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How well has EU Cohesion Policy supported energy efficiency in buildings?

AUTHORS: Xavier Le Den-Miguel Riviere-Franziska Lessmann-Sarah Herms-Martin Nesbit-Kamila Paquel-Andrea Illes

Buildings are responsible for around 40 per cent of the European Union’s final energy consumption and approximately 36 per cent of the EU’s CO2 emissions. The EU has set a target of reducing energy consumption by 20 per cent by 2020; improving the energy efficiency of buildings plays a key role in achieving this target and forms one of the cornerstones of the EU’s climate and energy policy.

The EU’s regional policy is the main investment policy to support growth in Europe. It is delivered through structural and investment funds of which two, the European Regional Development Fund (ERDF) and the Cohesion Fund (CF), were able to support energy efficiency in buildings in the 2007-2013 programming period. Over the period, the total allocations of ERDF/CF investment amounted to €269.6 billion across EU-27 with around €3.4 billion allocated to support energy efficiency in public and residential buildings.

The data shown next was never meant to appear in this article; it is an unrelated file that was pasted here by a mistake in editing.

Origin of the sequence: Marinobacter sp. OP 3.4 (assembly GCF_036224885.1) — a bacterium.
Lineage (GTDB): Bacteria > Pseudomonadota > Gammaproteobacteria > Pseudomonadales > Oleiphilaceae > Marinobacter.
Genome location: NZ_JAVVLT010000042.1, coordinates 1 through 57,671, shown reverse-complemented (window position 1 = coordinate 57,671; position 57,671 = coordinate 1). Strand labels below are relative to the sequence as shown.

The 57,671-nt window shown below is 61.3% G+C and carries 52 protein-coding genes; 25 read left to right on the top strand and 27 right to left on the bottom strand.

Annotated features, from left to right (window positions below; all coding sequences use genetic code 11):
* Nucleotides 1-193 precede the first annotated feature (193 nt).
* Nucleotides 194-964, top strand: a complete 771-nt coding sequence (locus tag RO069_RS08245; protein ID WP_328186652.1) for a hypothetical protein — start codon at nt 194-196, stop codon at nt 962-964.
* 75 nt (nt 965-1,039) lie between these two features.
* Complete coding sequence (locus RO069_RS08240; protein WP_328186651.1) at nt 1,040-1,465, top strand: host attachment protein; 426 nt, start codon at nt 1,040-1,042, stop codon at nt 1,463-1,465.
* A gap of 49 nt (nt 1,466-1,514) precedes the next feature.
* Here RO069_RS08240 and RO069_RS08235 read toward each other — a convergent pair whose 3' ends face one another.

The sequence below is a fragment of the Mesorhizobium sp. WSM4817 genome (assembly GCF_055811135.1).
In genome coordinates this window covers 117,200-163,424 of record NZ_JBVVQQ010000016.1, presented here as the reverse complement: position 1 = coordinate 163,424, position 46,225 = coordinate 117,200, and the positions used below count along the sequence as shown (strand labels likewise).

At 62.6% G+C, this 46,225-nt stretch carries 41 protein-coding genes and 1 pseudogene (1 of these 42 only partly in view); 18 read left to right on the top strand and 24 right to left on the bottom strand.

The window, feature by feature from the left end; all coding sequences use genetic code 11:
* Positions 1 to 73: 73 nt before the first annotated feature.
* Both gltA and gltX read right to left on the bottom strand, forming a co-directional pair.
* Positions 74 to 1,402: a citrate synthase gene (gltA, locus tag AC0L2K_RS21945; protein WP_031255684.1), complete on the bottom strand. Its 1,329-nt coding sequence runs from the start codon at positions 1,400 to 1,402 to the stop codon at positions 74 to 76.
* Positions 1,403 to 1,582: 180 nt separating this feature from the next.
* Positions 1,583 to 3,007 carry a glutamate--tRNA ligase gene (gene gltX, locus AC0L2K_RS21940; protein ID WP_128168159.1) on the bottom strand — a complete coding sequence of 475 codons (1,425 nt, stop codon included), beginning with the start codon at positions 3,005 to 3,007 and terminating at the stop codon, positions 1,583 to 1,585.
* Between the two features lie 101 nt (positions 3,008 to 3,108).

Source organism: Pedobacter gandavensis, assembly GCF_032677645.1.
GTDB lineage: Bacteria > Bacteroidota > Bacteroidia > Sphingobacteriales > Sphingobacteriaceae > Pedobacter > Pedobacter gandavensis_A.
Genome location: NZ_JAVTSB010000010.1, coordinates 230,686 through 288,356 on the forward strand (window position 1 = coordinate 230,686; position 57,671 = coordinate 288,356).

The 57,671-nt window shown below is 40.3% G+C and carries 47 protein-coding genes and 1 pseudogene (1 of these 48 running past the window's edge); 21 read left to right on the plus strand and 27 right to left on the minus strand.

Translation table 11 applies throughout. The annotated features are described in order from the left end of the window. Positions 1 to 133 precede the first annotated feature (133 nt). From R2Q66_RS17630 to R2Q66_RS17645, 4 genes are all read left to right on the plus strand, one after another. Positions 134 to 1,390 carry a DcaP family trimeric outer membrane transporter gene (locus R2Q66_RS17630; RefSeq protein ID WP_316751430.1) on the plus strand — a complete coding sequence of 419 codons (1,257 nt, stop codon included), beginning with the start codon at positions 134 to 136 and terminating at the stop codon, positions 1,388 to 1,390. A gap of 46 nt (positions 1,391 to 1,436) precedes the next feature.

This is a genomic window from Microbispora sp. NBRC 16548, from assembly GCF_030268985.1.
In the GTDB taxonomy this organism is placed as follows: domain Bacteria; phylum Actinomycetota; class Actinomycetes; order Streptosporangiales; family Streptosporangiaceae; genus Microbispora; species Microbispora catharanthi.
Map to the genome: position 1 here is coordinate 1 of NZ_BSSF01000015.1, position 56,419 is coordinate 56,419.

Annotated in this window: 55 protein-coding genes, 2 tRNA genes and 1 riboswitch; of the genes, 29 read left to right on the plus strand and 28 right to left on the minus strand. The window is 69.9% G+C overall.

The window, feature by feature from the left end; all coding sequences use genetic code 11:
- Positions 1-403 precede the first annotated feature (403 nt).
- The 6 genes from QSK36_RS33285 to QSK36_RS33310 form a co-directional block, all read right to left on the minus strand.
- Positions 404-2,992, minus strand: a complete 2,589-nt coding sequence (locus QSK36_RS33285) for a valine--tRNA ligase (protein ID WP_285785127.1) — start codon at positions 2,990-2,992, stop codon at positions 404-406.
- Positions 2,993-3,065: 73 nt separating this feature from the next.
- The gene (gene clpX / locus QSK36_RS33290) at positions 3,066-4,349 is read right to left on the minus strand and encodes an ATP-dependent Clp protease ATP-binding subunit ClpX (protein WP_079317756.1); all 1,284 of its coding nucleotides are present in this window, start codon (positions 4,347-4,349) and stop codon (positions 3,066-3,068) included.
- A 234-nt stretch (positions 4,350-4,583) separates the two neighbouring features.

IEEP, together with Danish consultancy Ramboll, has evaluated these investments in energy efficiency for the European Commission; identifying and analysing the rationale for support, types of interventions, and early evidence of results. The evaluation includes, for comparison, a review of national spending on energy efficiency in buildings in EU Member States. The report includes some rich statistical data on energy efficiency investment and provides operational details of the interventions in six case studies (the UK, Lithuania, Poland, Hungary, Greece, and Slovenia-Italy).

We identified a set of policy implications, bringing together the main ‘lessons learnt’ and offering recommendations on how future ERDF/CF support to energy efficiency in buildings can be improved, in particular by developing clearer and more specific rationales for intervention, maximizing the benefits delivered by the interventions, and better measurement of benefits.

The report and its annexes are available on the European Commission’s website.

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